ing with the public. Polite
ness is the distinguishing mark
of manners and good breeding.
You will receive polite
"The Bank for Everybody"
"How long does it take, and
What will it cost?"
are the two questions that are always asked the Chiropractor.
The first cannot always be answered accurately, excepting to
state that when the faulty vertebra is restored to its normal
position, health will result.
For acute illness, and conditions resulting from a recent
strain, shock or jar, very often one or two visits are sufficient.
Chiropractors daily demonstrate that, in health matters, "An
adjustment in time saves nine."
Where the subluxation (partial dislocation) of the verte
bra is permit ted to remain uncorrected for months, or years,
the condition of the surrounding ligaments, muscles and carti
leges become altered, and it takes the Chiropractor several
months of regular, daily adjusting, in order to restore the con
dition permanently to normal.
The rule is: Acute cases yield very quickly, and chronic
cases yield slowly but steadily until Health is restored.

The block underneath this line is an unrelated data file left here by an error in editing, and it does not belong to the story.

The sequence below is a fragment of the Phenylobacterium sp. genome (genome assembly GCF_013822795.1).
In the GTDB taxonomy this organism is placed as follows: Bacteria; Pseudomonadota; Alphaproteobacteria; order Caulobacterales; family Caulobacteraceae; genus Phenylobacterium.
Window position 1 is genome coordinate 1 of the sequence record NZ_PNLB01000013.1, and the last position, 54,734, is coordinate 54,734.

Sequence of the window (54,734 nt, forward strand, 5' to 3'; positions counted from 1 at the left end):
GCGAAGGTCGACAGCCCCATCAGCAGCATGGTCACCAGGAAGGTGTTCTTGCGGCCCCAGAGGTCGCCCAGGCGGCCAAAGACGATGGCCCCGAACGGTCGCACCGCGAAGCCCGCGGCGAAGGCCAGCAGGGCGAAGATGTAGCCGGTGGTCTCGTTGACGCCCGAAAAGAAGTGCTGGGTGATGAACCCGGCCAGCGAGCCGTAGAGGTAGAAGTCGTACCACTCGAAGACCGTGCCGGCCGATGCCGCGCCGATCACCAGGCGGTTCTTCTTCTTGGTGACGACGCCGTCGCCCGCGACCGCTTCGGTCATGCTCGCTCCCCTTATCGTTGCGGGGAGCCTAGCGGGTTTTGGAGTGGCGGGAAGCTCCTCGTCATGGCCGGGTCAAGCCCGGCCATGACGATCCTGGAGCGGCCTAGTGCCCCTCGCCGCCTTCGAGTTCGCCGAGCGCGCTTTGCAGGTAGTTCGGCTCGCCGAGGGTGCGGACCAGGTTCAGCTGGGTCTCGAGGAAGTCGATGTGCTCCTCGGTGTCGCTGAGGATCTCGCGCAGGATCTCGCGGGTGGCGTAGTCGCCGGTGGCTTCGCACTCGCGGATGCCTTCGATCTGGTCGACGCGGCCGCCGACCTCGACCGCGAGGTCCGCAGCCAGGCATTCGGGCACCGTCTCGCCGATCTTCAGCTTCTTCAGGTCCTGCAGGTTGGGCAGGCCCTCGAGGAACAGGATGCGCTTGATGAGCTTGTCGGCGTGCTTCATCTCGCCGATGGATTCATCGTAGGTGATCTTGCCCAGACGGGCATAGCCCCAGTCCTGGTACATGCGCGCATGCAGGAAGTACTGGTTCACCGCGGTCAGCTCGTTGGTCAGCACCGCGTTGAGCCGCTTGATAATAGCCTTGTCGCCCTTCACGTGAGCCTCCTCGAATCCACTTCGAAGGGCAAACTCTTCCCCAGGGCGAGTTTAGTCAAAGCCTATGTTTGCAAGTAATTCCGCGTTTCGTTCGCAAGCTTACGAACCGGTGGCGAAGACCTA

The arrangement of my office provides capacity for over
a hundred patients daily, and my wish is to place my services
within the reach of everyone who needs Chiropractic. My
office charges are $L for sitigle adjustment; a card good for
six visits, 10.; or, in chronic cases, a card good for 24 visits
will be iss'ued for ?;(.". My terms, to all, at these prices, are
strictly cash in advance for all cards issued. The cards are
good until used.
Consultations and spinal analysis, free.
Calls made, any time, anywhere.
Wm. S. HAMACHER
Successor to FRANK C. MIC.IITON, I. C.
Second Floor, Tip Top Building, Lihue
Office Tel. 157 L
Nights: Lihue Hotel